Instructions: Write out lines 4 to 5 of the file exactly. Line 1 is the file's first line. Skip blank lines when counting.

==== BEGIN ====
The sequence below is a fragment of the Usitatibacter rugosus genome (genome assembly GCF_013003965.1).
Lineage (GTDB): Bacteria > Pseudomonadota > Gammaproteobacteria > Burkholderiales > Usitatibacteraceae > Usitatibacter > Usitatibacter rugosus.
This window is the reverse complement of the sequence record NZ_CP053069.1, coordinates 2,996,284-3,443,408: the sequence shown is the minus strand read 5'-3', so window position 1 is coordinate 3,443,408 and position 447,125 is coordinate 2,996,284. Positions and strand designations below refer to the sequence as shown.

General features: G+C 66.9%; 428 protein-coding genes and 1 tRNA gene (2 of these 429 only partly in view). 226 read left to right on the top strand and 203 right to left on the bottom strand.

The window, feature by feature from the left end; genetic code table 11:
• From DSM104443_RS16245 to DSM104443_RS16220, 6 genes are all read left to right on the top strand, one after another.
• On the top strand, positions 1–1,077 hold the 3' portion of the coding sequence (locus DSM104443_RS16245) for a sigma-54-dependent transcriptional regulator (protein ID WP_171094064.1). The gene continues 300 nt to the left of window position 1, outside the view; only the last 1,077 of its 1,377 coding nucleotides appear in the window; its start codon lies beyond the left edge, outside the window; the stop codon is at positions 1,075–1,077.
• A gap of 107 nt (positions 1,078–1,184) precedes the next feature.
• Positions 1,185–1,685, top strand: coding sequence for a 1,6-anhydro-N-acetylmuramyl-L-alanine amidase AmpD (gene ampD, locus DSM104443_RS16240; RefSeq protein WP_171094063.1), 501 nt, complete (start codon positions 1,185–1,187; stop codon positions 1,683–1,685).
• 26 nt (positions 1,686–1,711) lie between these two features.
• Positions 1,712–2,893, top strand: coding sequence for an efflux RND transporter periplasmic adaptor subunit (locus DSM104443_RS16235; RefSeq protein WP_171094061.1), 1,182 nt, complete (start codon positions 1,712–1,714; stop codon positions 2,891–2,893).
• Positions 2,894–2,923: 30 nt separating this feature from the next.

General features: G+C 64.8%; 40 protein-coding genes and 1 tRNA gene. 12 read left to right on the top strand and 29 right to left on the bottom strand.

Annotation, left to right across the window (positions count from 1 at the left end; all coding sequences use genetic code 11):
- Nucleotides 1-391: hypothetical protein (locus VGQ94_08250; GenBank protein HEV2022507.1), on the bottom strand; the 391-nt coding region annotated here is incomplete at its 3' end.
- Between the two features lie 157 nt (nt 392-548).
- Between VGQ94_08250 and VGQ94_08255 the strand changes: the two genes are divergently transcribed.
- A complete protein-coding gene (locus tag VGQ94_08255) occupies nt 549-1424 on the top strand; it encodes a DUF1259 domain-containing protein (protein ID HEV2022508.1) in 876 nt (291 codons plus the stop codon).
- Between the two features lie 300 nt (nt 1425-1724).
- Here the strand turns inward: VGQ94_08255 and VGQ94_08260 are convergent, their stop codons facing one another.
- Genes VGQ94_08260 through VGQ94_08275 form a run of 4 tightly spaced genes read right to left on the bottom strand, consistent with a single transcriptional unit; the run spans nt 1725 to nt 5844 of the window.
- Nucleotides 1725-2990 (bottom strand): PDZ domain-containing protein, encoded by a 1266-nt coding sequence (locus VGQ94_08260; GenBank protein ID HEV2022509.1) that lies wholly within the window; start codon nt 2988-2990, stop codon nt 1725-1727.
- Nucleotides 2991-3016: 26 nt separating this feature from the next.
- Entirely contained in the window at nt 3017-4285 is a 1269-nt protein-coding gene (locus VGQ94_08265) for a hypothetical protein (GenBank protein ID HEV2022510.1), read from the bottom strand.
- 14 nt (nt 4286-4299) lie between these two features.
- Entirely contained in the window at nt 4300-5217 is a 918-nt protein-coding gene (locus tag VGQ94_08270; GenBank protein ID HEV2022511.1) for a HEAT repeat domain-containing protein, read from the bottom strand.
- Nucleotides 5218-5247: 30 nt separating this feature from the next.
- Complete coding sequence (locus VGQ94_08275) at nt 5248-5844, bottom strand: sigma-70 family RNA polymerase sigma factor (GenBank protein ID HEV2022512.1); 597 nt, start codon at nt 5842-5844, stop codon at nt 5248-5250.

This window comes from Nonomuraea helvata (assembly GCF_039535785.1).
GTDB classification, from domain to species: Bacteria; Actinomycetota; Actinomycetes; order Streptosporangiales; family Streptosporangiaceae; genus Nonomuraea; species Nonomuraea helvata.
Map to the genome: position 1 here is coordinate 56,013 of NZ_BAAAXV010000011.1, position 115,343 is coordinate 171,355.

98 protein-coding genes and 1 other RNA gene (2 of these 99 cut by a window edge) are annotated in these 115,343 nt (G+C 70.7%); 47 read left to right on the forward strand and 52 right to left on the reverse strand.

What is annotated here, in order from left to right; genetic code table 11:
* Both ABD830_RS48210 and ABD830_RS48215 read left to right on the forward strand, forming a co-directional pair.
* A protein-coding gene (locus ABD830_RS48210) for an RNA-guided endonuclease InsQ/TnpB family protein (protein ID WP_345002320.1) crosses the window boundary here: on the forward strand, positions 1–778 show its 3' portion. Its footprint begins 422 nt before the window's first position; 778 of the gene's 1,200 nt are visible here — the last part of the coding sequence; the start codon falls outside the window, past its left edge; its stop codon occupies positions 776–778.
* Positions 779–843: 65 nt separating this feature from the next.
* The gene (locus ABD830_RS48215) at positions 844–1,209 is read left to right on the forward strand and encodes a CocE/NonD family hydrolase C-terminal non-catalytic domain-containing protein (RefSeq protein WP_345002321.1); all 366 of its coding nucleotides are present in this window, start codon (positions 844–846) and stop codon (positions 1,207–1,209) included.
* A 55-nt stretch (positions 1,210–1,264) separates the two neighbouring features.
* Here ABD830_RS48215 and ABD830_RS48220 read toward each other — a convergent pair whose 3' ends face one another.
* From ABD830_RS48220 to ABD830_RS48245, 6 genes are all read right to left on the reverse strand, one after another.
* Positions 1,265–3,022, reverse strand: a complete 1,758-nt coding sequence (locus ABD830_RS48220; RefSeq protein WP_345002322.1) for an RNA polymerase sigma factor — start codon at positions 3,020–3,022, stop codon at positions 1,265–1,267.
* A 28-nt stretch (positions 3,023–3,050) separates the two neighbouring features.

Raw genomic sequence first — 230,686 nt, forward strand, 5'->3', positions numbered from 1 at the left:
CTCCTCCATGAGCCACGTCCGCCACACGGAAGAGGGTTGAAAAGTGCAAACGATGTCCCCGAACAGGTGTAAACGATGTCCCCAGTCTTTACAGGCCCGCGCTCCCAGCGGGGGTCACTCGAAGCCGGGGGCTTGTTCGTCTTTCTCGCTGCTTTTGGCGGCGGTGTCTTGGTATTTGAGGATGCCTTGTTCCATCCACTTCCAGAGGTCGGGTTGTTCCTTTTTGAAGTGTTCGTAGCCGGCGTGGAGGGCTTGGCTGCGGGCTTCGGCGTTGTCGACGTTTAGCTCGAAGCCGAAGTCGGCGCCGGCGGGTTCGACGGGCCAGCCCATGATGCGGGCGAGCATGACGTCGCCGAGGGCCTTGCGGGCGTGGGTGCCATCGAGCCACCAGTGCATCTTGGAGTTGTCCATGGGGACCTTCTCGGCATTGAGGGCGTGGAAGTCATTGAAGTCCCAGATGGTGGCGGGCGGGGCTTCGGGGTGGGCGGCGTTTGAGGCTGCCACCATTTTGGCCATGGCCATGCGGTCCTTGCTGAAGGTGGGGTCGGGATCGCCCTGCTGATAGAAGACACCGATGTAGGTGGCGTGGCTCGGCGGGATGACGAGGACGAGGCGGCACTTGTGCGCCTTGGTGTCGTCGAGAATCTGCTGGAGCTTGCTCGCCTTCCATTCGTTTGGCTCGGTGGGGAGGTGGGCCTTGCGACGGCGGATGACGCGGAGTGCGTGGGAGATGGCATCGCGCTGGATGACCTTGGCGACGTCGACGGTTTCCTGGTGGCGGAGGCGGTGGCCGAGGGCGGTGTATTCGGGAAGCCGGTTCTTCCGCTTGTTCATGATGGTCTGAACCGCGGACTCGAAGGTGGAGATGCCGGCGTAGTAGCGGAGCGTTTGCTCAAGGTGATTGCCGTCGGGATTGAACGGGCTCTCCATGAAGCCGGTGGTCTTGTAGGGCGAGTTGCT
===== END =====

General features: G+C 66.9%; 428 protein-coding genes and 1 tRNA gene (2 of these 429 only partly in view). 226 read left to right on the top strand and 203 right to left on the bottom strand.

The window, feature by feature from the left end; genetic code table 11: